• Blazer

             /  April 21, 2017

            Britain is renown for bureaucracy,they introduced it all around the world to govern their….empire!

            • You say that like it’s a bad thing. You do love returning to darker times , or painting hem that way – don’t you. At this point, I’ll get into bed with the Poms. To me the best of British is commendable, and we can put a lot of our polite and functioning society down to them. If white, colonial guilt gets to you too much, there is always voluntary work in some far-flung country that “suffers” as a direct result of British intervention. I’ll buy you a ticket – anyone else keen to chip in…

     Possibly too long in the teeth, but who knows.

            • Blazer

               /  April 21, 2017

              @Trav….do make up your mind…..’Setting an example of backbone to the rest of the sheeple bowing down to powerful, corrupt unelected bureaucrats wrecking lives and cuckolding once proud countries.’Bol.

            • Sorry blazer, I thought this was a nonsense thread, due to your misunderstanding of the contribution made to NZ by social democratic governance, by a succession of centrist parties. After all, that’s what both Labour and National are, despite your assertions to the contrary.

  4. Reply
  5. Reply
    • Gezza

       /  April 21, 2017

      In that video the question is posed “Is Sean Spicer fit to be press secretary?”

      For The DOTUS? Absolutely❗️😃 👍

    • It’s the right way up according to his POV.. (No satire intended)

  6. Gezza

     /  April 21, 2017

    Julian Assange’s arrest a ‘priority’: Jeff Sessions
    Assange is a US “priority,” Attorney General Jeff Sessions has said, as media reports indicated his office was preparing charges against the leaker.

    “We are going to step up our effort and already are stepping up our efforts on all leaks,” Sessions said at a news conference on Thursday in response to a reporter’s question about a US priority to arrest Assange.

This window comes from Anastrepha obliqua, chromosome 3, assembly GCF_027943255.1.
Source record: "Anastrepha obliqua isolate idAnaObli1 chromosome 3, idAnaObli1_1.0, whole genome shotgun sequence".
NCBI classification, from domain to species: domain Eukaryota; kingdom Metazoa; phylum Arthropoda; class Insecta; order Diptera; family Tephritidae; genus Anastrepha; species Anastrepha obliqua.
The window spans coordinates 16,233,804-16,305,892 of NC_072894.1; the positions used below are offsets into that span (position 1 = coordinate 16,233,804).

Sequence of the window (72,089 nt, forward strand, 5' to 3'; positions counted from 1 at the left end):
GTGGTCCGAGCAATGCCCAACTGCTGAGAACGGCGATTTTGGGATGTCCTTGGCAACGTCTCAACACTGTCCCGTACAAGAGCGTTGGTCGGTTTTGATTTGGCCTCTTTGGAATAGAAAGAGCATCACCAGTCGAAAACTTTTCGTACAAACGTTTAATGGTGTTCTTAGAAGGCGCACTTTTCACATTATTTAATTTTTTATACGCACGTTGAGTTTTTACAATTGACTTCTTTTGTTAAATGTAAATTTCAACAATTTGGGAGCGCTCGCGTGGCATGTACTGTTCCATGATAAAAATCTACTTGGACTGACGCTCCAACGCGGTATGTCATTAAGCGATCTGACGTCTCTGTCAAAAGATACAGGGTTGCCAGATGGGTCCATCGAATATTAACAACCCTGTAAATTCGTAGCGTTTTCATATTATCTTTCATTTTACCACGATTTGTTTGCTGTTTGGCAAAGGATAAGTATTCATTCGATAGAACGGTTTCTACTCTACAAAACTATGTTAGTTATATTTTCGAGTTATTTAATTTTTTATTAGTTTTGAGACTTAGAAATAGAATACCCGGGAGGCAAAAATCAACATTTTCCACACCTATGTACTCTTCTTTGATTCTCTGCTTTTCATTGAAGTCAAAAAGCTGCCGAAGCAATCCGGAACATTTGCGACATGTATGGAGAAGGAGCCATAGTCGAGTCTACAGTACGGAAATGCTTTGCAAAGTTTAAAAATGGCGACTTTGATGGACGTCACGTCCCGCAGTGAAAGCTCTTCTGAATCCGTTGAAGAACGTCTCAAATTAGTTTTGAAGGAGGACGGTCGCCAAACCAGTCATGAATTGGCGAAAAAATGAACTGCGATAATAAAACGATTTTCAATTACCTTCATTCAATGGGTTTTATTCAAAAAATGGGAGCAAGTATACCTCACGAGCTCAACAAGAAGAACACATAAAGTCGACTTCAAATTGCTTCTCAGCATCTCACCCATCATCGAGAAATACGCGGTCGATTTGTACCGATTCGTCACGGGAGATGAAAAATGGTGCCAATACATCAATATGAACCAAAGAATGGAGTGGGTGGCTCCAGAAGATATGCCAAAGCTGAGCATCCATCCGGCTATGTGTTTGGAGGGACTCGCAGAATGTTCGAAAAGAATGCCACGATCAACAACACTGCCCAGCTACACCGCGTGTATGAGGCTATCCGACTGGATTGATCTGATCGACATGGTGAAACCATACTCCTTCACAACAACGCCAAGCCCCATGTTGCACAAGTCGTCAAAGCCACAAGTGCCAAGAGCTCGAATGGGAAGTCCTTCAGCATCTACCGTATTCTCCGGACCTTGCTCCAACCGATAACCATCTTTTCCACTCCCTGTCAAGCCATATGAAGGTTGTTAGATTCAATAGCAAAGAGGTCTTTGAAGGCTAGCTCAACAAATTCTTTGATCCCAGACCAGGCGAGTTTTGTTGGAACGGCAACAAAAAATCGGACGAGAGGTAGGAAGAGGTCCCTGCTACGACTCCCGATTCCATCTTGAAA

The justice department chief said a rash of leaks of sensitive secrets appeared unprecedented. “This is a matter that’s gone beyond anything I’m aware of. We have professionals that have been in the security business of the United States for many years that are shocked by the number of leaks and some of them are quite serious,” he said. “Whenever a case can be made, we will seek to put some people in jail.”

    Prosecutors in recent weeks have been drafting a memo that looks at charges against Assange and members of WikiLeaks that possibly include conspiracy, theft of government property and violations of the Espionage Act, the Washington Post reported, citing unnamed US officials familiar with the matter.

    Several other media outlets also cited unnamed officials as saying US authorities were preparing charges against Assange. Prosecutors had struggled to determine whether the First Amendment protected Assange from prosecution but had now found a way to move forward, officials told CNN. The justice department declined to comment on the reports.

    (I still think Sessions looks shifty.)